A question I hear all the time from parents and students is what SAT scores should I send with my college application?  The concern behind the question is that a student may have SAT or ACT scores that either the student or the parents, or both, do not want to send to colleges with a college application.  The idea is that the family will pick and choose which scores to send to colleges during the application process.  It turns out that this plan is flawed and the worry that the students and parents have about colleges seeing your test scores is misplaced.

When a student fills out college applications, whether by paper, through the Common App website, or through individual colleges’ websites, the student will enter an SAT or ACT score. Students generally enter their best score, which is a reasonable thing to do when trying to impress a college or university.  Almost all colleges and universities require students to send an official score report from the College Board or ACT to verify this information.  Most of the time, students select the four colleges to receive reports at no additional cost to the student at the time when students sign up for that test date.  They must then pay for extra reports to any additional colleges to which they are applying during their application process.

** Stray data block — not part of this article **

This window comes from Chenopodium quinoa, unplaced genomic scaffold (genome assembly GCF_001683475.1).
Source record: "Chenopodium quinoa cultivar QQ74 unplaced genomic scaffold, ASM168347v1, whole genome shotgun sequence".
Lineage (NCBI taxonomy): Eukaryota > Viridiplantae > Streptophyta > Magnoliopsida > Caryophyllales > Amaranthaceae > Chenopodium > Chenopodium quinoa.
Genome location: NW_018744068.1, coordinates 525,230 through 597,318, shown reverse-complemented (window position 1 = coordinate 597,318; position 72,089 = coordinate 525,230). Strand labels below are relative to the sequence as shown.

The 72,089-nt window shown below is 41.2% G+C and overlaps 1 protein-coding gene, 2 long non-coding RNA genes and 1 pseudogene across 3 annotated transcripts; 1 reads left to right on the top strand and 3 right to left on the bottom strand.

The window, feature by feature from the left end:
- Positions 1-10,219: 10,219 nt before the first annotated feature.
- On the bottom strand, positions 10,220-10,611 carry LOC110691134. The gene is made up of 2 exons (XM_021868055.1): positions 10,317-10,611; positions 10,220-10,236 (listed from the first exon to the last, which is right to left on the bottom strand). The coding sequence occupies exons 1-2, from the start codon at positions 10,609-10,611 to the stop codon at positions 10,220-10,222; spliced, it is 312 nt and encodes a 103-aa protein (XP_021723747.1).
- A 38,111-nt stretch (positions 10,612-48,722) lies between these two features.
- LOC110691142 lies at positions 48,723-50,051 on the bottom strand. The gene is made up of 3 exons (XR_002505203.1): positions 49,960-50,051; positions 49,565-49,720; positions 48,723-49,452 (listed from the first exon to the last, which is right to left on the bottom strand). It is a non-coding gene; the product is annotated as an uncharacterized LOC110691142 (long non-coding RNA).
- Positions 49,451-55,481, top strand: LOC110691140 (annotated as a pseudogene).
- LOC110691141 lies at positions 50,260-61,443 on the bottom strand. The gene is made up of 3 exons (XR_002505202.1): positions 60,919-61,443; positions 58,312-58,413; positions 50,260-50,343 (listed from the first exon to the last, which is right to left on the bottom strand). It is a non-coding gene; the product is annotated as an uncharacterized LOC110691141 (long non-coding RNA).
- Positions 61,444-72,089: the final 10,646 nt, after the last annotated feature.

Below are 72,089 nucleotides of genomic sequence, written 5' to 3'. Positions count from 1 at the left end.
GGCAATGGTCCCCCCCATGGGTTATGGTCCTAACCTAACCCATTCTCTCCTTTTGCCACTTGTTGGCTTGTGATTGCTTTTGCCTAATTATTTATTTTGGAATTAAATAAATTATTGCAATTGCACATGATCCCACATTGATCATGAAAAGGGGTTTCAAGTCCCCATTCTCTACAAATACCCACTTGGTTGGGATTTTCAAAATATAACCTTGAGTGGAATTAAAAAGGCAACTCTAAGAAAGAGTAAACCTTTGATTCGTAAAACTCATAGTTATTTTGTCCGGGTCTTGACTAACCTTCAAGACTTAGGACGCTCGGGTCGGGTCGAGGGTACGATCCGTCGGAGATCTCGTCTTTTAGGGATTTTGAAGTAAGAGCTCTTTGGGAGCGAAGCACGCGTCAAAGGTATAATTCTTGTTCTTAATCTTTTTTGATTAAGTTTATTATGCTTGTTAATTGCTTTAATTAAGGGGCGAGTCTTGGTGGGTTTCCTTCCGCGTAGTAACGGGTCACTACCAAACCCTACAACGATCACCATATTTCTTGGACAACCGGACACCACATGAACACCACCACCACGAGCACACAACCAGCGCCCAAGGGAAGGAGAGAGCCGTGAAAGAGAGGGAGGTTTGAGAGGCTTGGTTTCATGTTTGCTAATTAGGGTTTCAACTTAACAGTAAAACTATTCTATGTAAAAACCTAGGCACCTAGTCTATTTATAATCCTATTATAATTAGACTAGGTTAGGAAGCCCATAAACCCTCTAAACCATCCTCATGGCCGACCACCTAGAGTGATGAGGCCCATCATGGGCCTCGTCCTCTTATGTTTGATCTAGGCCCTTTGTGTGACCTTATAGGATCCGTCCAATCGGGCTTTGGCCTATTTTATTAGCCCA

The concern that parents and students have is that if a student has made use of the option provided by the College Board or ACT to send official score reports for free to those four colleges or universities, these schools will potentially see lower scores produced by students at previous testings.  This would also be true of any additional colleges that a student pays to send a report.  Most score reports issued by the College Board or ACT include a list of previous scores on the last page of the report.

The solution many parents and students devise is that students go out of their way to not make use of the aforementioned option.  Students make the choice not to fill out the codes for colleges, and therefore do not send the free score reports to schools.  The down side to this strategy is that a student has to make this choice before taking the SAT.  Once a student determines which scores make the student look the best, the family must then pay extra to send those scores to the various colleges to which the student is applying.

To reduce the extra expense that foregoing the free score reports generates, the College Board has provided another option to families: Score Choice.  Score Choice allows you to select which of your scores go to your four free schools even after the deadline for avoiding the late fee has past. You can select up to four colleges to receive the specific scores from one or more particular test dates during your application process, and a score report containing only those results will be sent to those colleges.

Of course, if you have already selected four schools to send scores when you signed up for an SAT date, then you may not be able to utilize the Score Choice option.  A bigger problem with Score Choice is that many colleges and universities require students to submit all standardized test results.  The College Board even acknowledges this both on the Score Choice webpage and in the Score Choice video imbedded therein.